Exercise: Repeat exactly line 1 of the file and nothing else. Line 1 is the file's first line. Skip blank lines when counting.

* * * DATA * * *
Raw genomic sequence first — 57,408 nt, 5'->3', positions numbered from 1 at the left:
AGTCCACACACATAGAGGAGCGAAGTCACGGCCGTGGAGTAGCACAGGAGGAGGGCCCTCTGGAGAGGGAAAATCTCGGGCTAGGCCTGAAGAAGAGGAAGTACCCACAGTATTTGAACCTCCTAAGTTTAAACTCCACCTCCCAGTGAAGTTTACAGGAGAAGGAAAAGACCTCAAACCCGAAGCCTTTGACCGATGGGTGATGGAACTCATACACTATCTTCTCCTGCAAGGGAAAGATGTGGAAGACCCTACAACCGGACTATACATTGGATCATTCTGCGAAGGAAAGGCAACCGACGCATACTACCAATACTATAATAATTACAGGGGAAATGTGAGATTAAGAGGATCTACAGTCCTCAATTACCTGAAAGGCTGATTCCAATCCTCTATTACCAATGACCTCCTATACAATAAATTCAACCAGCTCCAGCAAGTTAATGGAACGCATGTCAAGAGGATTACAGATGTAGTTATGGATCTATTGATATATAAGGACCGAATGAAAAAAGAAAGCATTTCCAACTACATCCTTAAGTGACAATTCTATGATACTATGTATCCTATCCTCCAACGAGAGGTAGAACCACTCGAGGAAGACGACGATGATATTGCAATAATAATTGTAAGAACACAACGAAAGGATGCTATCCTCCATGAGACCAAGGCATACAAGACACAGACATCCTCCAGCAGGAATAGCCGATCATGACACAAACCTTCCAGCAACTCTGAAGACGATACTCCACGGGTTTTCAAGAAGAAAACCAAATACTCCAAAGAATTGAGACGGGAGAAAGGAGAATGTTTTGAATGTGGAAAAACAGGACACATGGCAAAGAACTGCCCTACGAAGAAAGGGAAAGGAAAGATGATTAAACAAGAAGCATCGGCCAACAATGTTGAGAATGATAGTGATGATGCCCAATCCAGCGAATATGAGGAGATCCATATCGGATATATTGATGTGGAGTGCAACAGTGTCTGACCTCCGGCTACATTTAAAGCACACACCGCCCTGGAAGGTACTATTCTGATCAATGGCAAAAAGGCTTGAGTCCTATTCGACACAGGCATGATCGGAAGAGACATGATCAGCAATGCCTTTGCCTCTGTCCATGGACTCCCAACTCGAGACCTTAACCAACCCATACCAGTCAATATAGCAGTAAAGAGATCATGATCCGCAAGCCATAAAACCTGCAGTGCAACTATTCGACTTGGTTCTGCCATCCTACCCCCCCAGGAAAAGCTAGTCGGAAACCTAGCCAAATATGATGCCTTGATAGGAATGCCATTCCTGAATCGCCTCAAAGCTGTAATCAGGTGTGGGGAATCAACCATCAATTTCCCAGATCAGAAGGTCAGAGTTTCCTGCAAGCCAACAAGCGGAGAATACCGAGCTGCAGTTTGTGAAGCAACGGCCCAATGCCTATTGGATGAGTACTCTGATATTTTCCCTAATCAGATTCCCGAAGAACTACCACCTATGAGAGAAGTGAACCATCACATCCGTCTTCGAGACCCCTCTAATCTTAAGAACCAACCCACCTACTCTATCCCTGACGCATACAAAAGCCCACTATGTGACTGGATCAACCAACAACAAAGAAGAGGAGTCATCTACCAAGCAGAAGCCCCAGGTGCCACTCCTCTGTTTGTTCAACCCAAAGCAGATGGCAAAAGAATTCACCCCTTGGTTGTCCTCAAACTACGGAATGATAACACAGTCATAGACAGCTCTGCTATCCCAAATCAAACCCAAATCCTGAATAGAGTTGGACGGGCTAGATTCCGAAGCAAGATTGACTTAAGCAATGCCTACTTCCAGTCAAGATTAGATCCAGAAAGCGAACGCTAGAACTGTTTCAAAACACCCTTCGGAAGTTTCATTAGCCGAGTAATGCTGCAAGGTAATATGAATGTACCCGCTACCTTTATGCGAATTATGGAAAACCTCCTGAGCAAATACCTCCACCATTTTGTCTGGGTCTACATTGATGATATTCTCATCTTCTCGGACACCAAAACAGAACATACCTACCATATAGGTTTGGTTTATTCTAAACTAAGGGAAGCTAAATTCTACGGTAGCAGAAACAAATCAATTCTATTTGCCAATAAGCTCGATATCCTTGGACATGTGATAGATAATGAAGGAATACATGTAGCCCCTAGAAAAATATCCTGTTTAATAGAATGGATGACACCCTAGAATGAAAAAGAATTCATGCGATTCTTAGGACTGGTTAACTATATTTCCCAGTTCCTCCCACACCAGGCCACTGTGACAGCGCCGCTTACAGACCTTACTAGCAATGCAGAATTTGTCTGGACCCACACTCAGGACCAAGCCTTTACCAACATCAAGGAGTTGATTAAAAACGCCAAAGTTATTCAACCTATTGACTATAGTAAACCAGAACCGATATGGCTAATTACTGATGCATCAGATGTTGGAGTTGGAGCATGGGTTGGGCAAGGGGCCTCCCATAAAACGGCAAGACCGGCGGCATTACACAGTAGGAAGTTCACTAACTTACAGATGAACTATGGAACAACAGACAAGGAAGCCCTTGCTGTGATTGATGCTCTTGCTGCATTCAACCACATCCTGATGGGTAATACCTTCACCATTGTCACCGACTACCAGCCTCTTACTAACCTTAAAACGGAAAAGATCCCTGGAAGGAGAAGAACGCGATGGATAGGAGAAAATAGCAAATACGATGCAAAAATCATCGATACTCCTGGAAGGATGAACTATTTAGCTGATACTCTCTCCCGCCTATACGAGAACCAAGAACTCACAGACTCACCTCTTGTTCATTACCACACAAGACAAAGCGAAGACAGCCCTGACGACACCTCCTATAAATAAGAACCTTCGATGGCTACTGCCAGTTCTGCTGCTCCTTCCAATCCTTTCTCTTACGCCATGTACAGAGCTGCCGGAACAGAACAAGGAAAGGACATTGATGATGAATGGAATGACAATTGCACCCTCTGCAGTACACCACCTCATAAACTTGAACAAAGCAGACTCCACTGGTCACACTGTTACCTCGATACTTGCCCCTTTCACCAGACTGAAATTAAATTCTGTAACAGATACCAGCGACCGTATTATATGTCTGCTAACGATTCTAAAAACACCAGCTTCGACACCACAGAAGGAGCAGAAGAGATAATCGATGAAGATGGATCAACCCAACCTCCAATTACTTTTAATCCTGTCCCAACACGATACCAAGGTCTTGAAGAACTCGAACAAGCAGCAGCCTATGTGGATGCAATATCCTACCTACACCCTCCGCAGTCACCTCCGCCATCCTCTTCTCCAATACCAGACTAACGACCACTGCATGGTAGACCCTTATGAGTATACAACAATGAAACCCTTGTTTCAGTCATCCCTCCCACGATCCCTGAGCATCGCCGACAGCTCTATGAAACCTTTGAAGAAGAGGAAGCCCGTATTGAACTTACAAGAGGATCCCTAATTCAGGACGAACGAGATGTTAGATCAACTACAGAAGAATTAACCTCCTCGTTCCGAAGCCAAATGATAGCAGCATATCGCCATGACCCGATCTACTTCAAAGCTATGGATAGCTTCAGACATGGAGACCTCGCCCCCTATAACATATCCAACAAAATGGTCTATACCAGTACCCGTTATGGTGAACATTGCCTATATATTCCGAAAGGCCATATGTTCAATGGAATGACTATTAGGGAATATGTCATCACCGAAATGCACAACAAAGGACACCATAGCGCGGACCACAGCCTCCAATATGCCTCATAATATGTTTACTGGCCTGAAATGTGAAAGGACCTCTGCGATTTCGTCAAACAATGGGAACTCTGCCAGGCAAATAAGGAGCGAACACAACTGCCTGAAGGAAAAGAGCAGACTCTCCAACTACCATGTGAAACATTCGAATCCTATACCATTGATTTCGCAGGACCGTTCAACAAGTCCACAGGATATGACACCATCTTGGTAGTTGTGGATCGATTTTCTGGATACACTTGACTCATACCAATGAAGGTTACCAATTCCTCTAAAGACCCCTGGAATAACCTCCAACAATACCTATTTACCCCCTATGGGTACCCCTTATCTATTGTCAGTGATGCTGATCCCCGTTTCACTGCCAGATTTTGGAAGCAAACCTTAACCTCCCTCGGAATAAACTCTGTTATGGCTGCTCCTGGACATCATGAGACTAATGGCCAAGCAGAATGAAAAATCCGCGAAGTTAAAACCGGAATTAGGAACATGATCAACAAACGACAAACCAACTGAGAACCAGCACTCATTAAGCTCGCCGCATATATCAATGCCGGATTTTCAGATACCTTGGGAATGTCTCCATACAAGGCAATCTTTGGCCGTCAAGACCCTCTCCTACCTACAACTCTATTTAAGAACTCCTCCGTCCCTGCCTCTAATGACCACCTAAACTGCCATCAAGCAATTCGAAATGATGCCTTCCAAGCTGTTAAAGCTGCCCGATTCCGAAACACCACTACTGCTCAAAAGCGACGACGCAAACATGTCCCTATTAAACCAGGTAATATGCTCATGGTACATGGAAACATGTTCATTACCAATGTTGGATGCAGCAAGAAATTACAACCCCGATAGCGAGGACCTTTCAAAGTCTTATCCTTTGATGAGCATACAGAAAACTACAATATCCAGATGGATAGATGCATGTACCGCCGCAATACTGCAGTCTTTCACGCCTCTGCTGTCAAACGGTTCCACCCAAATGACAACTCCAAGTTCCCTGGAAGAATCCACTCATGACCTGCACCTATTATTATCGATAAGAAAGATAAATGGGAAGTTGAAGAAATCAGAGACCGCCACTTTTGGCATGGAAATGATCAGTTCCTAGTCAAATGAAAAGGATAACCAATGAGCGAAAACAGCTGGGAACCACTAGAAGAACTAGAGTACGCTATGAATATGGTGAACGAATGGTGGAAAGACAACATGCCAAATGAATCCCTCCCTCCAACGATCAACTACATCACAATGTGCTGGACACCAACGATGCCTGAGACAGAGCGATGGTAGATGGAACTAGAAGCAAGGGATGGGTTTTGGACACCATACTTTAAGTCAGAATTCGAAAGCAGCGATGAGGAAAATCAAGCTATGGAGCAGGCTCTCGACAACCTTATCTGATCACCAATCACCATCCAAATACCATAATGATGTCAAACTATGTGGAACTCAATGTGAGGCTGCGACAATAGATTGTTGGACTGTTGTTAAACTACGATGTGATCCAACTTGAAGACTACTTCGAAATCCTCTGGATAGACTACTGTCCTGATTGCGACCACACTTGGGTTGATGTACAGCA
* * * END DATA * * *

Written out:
Raw genomic sequence first — 57,408 nt, 5'->3', positions numbered from 1 at the left: